Promoting a shared set of values among ECE leaders and managers, a strong community of practice, with a shared commitment to the vision of the future of quality ECE in Ireland is vitally important for success (Gill, 2002) and will support the next steps towards the professionalisation of the sector. When a shared set of values is absent, dysfunction can result (Drucker, 1999). By creating a positive shared sense of identity and belonging within the ECE sector, which can be developed through a community of practice, the likelihood of successfully implementing change is increased as managers and leaders galvanise together, align their values and adapt. All of which are necessary to successful change management (World Economic Forum, 2000).


Engage with a Community of Practice:

If you are interested in sharing knowledge and ideas in a community of practice, check out the Twitter page @ECEQualityIrl – a community of professionals sharing ideas and knowledge on all things quality, pedagogy and professional practice in ECEC in Ireland.



About the Author:

Paula Walshe is an ECEC trainer and placement assessor in the further education and training sector and a freelance writer. She currently holds a BA (Hons) in Early Childhood Education and will complete her studies for a Master’s Degree in Leadership for ECEC in 2022. Paula has extensive ECEC experience in both pedagogical practice and ECEC management. You can learn more about Paula’s work at her website (www.thedigitalearlychildhoodeducator.ie), where she writes a weekly blog on current topics in Early Childhood Education and Care in Ireland and provides useful professional and academic resources for students and professionals in this sector. LinkedIn: Paula Walshe / Twitter: @digitalearlyed / Instagram: @digitalearlychildhoodeducator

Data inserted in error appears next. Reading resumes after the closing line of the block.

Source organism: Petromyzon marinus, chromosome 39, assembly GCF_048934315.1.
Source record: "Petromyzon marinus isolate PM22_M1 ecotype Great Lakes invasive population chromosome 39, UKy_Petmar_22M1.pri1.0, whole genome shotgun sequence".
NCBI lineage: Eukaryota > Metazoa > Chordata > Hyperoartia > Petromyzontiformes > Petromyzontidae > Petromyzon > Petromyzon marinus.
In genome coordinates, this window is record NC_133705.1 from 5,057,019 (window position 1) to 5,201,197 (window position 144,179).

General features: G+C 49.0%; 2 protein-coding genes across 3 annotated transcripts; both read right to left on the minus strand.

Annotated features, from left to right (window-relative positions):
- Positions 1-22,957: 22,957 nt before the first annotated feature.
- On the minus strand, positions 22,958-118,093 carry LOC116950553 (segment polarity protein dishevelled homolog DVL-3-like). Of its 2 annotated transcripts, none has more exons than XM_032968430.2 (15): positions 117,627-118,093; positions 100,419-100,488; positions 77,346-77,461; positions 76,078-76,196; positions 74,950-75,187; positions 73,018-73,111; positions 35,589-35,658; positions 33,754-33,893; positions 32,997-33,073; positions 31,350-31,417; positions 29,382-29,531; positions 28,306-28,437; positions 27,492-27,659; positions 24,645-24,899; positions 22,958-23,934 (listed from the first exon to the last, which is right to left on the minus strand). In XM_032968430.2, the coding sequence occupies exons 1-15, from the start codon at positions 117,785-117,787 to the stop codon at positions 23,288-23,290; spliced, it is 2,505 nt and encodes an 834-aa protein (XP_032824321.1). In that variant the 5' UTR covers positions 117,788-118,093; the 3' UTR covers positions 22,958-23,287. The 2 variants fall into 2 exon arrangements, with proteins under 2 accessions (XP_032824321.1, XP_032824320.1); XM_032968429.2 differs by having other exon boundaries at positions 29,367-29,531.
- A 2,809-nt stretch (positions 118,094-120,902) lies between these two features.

References:

Aubrey, C. (2011). Leading and Managing in the Early Years (2nd ed.). London, England: SAGE Publications Ltd.


Drucker, P. F. (1999) ‘Managing Oneself’, Harvard Business Review, March–April, 65–74.


Gill, R. (2002) ‘Towards an Integrative Theory of Leadership’, paper presented at the Workshop on Leadership Research, European Institute for Advanced Studies in Management, Oxford, 16th–17th December.


Hujala, E. & Eskelinen, M. (2013) Leadership Tasks in Early Childhood Education. In. E. Hujala, M. Waniganayake & J. Rodd (eds.). Researching Leadership in Early Childhood Education. Tampere, Finland: Tampere University Press.


Kotter, J. P. (1995a) ‘Leading Change’, Harvard Business Review, March–April.


World Economic Forum (2000) Creating the Organizational Capacity for Renewal. Booz Allen & Hamilton/World Economic Forum, New York.